Outsider Martelly sweeps Haiti’s presidential election

PORT-AU-PRINCE, (Reuters) – Michel Martelly, a  shaven-headed singer and political outsider, won Haiti’s  presidential election in a landslide victory that tapped into  deep popular desire for change in the poor, earthquake-battered  Caribbean state.
Preliminary results announced by the Provisional Electoral  Council on Monday gave the 50-year-old entertainer a clear win  with nearly 68 percent of the vote, compared with just under 32  percent for his rival, former first lady Mirlande Manigat.

Celebrations erupted in the scruffy capital Port-au-Prince  as cheering, jubilant Martelly supporters flooded the streets,  singing, waving his portrait and setting off fireworks.

Michel Martelly

Martelly thanked voters in a brief statement on his Twitter  account: “We’ll work for all Haitians. Together we can do it.”

Tense anticipation tinged with fears of violence had led up  to the announcement of the results from the March 20 run-off, the first second-round presidential vote ever held in the  politically volatile nation, one of the world’s poorest.

“Sweet Micky” Martelly, an iconoclastic entertainer known  for his sometimes provocative stage acts, had campaigned on a  forceful promise to change the status quo, pledging to break  with decades of past corruption and misrule and bring a better  life to Haitians struggling to recover from a devastating 2010  earthquake.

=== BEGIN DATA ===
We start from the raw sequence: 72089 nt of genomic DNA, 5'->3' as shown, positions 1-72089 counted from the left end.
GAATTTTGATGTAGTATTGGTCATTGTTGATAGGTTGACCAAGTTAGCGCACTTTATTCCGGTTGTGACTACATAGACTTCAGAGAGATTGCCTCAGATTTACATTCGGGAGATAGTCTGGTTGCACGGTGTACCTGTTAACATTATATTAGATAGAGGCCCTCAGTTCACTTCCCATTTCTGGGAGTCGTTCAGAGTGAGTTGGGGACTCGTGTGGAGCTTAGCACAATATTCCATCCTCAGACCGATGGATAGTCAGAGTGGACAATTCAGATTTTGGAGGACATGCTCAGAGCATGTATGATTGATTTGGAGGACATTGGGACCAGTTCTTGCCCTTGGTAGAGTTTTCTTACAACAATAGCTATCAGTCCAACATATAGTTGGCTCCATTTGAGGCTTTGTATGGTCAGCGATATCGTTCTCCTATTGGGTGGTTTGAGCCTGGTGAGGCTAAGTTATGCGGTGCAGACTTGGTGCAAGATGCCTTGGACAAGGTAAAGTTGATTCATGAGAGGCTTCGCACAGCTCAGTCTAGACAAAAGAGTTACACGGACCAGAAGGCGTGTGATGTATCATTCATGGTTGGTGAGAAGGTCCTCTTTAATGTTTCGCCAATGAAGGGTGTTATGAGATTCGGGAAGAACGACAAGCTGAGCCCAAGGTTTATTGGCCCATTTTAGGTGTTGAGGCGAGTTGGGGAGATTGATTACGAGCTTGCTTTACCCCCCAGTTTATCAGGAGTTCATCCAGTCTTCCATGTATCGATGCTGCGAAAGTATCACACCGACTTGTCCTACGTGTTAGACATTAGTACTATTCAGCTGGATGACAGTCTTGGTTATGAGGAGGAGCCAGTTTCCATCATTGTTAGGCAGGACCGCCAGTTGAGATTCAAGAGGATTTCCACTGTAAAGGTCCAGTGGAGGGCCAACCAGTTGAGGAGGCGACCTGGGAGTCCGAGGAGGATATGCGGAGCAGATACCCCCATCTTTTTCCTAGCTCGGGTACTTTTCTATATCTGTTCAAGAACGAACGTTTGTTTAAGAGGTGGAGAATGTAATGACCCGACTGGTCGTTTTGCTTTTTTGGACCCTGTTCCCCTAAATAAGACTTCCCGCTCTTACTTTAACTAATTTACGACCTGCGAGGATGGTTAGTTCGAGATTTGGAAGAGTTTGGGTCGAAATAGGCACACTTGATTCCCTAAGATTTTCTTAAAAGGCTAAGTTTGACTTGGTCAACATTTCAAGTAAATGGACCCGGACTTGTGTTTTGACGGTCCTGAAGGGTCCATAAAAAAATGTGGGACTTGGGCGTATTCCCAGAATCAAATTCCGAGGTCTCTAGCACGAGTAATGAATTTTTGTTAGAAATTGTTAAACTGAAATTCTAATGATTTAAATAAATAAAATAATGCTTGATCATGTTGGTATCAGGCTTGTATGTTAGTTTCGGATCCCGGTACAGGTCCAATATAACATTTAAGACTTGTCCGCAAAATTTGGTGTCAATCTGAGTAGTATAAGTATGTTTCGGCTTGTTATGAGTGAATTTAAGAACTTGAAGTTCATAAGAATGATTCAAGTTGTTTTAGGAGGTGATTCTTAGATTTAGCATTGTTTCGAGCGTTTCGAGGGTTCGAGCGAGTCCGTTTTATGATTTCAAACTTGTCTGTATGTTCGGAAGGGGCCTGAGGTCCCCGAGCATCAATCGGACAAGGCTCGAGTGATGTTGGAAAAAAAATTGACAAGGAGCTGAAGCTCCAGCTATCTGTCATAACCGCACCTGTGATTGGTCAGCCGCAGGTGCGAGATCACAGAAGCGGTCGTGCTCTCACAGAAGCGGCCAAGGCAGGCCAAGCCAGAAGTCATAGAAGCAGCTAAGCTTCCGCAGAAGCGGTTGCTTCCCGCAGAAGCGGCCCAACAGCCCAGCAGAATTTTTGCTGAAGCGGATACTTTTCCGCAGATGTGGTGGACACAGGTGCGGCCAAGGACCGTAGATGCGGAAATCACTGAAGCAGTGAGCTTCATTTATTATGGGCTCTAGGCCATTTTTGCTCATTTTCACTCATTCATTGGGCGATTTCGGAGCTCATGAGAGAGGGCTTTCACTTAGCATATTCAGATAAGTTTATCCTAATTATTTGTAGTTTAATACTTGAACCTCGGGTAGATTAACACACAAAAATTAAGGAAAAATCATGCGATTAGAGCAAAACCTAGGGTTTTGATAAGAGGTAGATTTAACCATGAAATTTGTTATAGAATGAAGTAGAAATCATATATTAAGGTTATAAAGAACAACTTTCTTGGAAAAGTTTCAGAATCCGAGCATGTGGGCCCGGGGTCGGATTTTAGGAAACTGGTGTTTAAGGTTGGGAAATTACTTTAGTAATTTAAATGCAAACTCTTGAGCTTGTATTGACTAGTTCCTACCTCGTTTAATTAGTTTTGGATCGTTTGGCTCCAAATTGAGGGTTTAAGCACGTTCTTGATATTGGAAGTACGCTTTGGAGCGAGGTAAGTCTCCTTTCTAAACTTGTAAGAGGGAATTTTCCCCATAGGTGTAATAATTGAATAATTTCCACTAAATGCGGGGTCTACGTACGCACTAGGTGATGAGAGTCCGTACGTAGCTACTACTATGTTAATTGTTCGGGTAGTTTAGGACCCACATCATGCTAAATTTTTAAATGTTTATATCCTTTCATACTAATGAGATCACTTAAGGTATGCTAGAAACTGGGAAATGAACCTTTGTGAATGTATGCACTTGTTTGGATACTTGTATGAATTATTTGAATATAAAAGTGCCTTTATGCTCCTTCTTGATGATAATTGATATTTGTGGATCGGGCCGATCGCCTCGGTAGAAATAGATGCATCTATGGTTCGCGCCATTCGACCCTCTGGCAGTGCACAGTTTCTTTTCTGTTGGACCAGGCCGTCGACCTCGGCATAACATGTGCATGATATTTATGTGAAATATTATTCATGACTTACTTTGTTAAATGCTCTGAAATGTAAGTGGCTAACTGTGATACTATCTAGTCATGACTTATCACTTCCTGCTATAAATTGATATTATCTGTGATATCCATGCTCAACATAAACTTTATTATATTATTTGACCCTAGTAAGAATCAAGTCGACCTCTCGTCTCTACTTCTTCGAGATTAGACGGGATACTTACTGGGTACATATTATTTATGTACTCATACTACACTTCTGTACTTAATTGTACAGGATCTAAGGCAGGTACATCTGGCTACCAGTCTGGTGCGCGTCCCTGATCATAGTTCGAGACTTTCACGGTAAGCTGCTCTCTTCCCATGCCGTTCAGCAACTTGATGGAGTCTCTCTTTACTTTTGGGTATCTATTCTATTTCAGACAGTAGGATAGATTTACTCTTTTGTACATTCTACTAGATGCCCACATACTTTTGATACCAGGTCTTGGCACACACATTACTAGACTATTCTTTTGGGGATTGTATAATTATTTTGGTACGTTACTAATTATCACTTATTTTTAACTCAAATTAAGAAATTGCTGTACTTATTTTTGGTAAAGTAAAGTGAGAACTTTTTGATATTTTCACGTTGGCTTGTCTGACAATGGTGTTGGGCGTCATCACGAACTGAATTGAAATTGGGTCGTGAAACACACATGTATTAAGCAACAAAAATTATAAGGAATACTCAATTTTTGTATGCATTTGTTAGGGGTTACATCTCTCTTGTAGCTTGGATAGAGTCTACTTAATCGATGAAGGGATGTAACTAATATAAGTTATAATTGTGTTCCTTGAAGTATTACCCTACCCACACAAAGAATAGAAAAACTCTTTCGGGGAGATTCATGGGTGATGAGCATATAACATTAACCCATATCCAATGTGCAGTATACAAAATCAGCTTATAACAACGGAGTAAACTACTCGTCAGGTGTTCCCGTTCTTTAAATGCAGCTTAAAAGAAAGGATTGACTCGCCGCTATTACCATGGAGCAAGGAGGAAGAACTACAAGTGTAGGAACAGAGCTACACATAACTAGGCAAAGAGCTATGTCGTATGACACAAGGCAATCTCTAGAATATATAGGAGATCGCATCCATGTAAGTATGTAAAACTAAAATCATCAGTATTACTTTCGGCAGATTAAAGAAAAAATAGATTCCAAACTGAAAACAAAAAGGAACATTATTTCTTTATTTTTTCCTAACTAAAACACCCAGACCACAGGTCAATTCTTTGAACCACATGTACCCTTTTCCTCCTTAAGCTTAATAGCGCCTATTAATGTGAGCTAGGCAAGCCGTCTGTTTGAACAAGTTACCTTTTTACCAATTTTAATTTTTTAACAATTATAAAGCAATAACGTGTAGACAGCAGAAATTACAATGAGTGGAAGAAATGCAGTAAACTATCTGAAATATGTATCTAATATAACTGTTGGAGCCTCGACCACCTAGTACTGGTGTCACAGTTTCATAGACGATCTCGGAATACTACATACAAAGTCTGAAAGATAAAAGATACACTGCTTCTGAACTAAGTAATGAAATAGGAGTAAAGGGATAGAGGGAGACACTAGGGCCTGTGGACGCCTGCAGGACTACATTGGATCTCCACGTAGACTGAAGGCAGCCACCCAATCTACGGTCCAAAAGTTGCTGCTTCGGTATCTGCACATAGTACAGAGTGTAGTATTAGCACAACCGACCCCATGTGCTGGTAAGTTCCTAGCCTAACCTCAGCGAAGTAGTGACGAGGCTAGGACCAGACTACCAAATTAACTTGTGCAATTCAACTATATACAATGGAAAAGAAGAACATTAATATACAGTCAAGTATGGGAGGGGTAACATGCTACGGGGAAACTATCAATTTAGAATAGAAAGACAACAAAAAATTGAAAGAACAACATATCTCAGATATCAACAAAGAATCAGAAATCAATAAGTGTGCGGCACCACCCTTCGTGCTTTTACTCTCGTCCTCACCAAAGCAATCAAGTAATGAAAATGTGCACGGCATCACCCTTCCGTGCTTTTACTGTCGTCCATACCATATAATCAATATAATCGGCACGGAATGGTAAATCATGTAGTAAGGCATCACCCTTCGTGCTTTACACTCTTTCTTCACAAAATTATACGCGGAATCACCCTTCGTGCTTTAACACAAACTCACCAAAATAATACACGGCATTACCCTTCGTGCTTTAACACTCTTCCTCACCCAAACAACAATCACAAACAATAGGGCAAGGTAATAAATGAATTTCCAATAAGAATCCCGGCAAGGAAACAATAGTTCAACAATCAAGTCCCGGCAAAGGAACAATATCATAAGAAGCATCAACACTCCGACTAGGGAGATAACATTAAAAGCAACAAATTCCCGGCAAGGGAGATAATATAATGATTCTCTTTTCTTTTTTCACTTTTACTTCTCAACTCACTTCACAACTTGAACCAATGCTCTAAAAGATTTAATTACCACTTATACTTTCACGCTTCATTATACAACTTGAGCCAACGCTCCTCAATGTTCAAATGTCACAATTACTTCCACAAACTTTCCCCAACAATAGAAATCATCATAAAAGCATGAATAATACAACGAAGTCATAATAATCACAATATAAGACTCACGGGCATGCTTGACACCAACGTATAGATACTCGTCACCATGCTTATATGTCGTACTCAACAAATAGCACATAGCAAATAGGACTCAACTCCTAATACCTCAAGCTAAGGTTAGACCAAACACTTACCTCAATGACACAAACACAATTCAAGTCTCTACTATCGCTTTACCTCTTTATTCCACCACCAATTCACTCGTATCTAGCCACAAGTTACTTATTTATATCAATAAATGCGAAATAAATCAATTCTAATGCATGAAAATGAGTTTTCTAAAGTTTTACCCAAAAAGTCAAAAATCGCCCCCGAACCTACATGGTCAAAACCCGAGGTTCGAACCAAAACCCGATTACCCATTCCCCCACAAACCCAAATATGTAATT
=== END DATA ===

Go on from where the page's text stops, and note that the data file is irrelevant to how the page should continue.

“Martelly’s victory implies a rejection of the political  class that has both governed and been in the opposition,” said  Robert Fatton, Jr., a Haiti expert and professor in the  University of Virginia’s Department of Politics.

“Martelly captured the mood of the voters by cleverly using  his ‘bad boy’ image to enhance his status as the ultimate  ‘outsider’ who symbolized change,” he told Reuters.

Martelly, a star of Haiti’s Konpa carnival music whose  onstage antics include wearing wigs and diapers and dropping  his trousers, has no previous government experience.

As president, Martelly will face the huge challenge of  trying to rebuild a small Caribbean country prostrated in  poverty long before an earthquake killed more than 300,000 people and bludgeoned its fragile economy last year. Hundreds of thousands of destitute earthquake victims are still living in squalid tent and tarpaulin camps.

The results are preliminary because they can be subjected  to legal challenges which must be dealt with by the electoral  council before it can declare them definitive later in April.


To prevent trouble before and after the results were  announced, blue-helmeted U.N. peacekeepers were out patrolling  Port-au-Prince and other potential flashpoints. Some stores  boarded up windows in anticipation of trouble.

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